The arthritis foundation recommends avoiding foods rich in purines (which break down into uric acid). Purine-rich foods include tuna, mussels, scallops, and trout. Similarly, avoid drinking alcohol and fructose-sweetened beverages. Alcohol and fructose can increase your uric acid levels.
Protect your joints
Playing contact sports, lifting heavy weights, and other activities that are heavy on the joints all increase your risk of arthritis. That said, jobs that involve frequent squatting and lifting are most likely to cause joint problems (e.g. construction worker, farmer, warehouse worker, etc.). The same goes for weightlifters and athletes.
To minimize wear and tear on the joints, it is important to lift with the right technique. Whenever you’re lifting something heavy, use your legs–not your back. Hold the load close to your body to prevent excessive strain on your wrists. More importantly, do not lift anything that is too heavy for you.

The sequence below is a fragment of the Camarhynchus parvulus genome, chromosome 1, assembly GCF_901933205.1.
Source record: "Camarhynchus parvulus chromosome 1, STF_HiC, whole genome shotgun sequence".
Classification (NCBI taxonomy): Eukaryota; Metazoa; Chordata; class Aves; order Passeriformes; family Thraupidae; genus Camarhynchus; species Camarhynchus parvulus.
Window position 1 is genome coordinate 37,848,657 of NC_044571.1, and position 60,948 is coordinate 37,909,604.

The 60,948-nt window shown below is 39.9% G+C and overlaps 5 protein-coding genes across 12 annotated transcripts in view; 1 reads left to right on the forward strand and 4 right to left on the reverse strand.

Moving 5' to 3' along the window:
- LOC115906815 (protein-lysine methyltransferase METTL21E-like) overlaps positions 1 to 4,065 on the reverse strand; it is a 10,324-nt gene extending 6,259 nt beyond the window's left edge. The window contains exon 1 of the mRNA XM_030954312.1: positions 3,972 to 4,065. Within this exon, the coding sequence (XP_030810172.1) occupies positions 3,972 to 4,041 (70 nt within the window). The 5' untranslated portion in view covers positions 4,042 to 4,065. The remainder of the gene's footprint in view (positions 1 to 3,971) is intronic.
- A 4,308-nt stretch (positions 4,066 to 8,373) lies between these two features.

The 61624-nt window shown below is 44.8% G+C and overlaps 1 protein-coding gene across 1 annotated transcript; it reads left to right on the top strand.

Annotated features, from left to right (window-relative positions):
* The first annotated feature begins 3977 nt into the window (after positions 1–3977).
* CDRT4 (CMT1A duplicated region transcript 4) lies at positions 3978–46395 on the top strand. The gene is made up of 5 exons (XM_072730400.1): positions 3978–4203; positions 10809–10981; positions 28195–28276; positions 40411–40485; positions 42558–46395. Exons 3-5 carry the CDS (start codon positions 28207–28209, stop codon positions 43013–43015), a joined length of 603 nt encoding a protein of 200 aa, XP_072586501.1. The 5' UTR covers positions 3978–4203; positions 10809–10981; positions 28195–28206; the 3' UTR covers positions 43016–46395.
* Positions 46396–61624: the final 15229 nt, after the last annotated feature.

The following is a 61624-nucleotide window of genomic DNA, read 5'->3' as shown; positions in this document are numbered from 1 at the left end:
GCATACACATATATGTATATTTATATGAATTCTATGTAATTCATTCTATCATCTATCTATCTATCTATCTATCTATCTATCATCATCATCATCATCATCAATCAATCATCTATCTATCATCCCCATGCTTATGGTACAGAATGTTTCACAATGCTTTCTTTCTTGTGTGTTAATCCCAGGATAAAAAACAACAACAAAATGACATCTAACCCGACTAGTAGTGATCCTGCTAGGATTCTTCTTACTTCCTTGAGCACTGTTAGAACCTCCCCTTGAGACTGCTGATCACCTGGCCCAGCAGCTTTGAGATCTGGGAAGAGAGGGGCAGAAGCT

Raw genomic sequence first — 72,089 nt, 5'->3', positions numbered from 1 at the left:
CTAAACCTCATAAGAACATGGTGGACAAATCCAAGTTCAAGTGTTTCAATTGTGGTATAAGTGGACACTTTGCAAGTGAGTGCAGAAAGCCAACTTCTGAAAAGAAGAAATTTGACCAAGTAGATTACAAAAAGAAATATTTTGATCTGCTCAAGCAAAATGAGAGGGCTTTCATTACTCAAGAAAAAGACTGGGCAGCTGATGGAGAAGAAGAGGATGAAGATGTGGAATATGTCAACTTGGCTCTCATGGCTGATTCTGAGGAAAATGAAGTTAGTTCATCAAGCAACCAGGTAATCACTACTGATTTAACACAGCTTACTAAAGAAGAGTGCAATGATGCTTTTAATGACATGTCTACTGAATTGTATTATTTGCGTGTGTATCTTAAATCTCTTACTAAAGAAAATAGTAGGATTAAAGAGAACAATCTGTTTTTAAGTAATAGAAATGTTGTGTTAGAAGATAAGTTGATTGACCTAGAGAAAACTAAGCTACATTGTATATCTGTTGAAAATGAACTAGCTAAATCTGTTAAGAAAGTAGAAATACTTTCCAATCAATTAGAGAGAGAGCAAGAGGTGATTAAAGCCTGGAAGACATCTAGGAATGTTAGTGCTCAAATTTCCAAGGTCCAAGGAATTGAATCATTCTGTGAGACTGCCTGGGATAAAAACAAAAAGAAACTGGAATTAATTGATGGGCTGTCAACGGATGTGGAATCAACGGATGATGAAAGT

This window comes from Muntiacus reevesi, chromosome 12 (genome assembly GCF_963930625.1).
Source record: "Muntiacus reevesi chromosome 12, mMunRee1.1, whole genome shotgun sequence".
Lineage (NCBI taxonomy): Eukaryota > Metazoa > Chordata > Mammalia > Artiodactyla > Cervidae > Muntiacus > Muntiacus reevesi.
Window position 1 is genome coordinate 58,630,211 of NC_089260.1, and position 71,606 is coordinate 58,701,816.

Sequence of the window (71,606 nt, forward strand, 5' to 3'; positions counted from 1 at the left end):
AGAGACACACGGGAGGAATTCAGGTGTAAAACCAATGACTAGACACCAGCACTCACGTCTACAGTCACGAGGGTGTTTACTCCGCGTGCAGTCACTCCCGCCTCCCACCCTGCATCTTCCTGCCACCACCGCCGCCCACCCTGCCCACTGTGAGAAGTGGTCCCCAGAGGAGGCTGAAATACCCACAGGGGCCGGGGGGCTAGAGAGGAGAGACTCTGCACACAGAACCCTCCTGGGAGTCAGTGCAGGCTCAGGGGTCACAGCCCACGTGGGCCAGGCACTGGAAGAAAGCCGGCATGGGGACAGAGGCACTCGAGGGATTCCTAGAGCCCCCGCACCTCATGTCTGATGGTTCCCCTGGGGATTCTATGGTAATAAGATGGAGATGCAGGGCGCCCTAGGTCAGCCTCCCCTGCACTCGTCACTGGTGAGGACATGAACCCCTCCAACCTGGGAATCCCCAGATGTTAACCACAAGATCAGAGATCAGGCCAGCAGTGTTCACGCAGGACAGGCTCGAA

When it comes to sports, the arthritis foundation suggests using proper safety equipment and warming up before playing to prevent joint injuries.
How Yoga Can Help Prevent Arthritis and Arthritis Pain
Yoga by itself cannot prevent arthritis. It can, however, help reduce your risk of developing the condition. And if you already have it, yoga is a great way to reduce arthritis symptoms, making it a viable addition to most arthritis management plans.
How Yoga Can Help Reduce Your Risk For Arthritis
If you are at a higher risk of developing arthritis, we recommend incorporating yoga into your exercise routine. Here’s how yoga can help reduce your risk of developing the disease:
Doing yoga helps strengthen the muscles around your joints, thus increasing the joints’ protection against wear and tear. Most yoga poses engage certain parts of the body. For example, the crescent lunge helps build up the strength in your knees, while the plank pose aims to strengthen your wrists.